News Archive

Backstage Whispers overheard by Richard Andrews

Last updated : 25th November 2011

The Royal Shakespeare Company productions of Much Ado About Nothing, with Meera Syal, directed by Iqbal Khan, and Julius Caesar, with Adjoa Andoh, Ray Fearon, Paterson Joseph, Jeffery Kissoon and Joseph Mydell, directed by Gregory Doran, will transfer from Stratford to London, playing a season at the Noel Coward Theatre from late August to October next year.

A cabaret show, Frank Skinner And Friends, will play a 2 week season at the Noel Coward Theatre from 23rd January. The comedian will be joined by 4 different guests each night, including Al Murray, Richard Herring, Brendon Burns, Carl Donnelly, Isy Suttie, Nick Helm, Andy Zaltzman, Phil Nichol, Beardyman, The Magnets and Doc Brown.

Highlights of this year's Evening Standard Theatre Awards include: Best Actor - Benedict Cumberbatch and Jonny Lee Miller - Frankenstein; Best Actress - Sheridan Smith - Flare Path; Best Play - Richard Bean's The Heretic and One Man, Two Guvnors; Best Musical - Matilda The Musical; Best Director - Mike Leigh - Grief; and a special award for Michael Grandage for his work at the Donmar Warehouse. The full listing can be found at This Is London, via the link from Guides in the Links section of TheatreNet.

Alan Ayckbourn's Joking Apart, which explores the relationships of the friends of a perfect couple through a series of parties in their garden over a 12 year period, with Jamie Kenna, Andrew Obeney, Charlotte Moore and Claire Marlowe, directed by Ben De Wynter, will open at the Union Theatre, Southwark, on 15th December. The producer is Regan De Wynter Productions.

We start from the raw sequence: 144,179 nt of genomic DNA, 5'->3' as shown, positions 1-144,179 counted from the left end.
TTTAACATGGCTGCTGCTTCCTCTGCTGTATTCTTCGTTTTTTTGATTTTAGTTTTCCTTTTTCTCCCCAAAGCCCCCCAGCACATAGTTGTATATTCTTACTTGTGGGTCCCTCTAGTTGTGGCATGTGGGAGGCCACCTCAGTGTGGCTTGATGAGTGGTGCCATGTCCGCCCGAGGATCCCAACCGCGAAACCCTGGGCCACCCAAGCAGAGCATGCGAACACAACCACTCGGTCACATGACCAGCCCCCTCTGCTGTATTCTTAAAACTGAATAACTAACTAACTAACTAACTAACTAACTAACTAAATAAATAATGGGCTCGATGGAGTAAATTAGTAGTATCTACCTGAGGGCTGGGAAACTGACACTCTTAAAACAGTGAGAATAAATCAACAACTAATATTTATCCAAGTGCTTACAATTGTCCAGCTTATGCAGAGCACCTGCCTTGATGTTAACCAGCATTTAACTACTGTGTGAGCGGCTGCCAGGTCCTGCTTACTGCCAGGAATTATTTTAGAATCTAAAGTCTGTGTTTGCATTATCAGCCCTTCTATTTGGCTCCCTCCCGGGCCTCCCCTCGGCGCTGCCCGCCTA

New York TheatreNet: The recent Paper Mill Playhouse production of Newsies, a musical adaptation of the 1992 Disney film inspired by the real life Newsboy Strike of 1899, book by Harvey Fierstein, music by Alan Menken, lyrics by Jack Feldman, directed by Jeff Calhoun, with choreography by Christopher Gattelli, will open at the Nederlander Theatre on 29th March, with most of the original cast expected to make the transfer; and the West End production of Peter Quilter's End Of The Rainbow, a play with music about the last days of Judy Garland, with original star Tracie Bennett, joined by Americans Michael Cumpsty, Tom Pelphrey and Jay Russell, directed by Terry Johnson, will open at the Belasco Theatre on 2nd April. News, information and special offers about theatre on and off Broadway can be found on New York TheatreNet, via the link opposite below.

On The Casting Couch: Tobias Menzies, Mackenzie Crook, Nancy Carroll, Mark Gatiss, Rachael Stirling and Gawn Grainger will head the cast of George Farquhar's The Recruiting Officer, opening at the Donmar Warehouse on 14th February.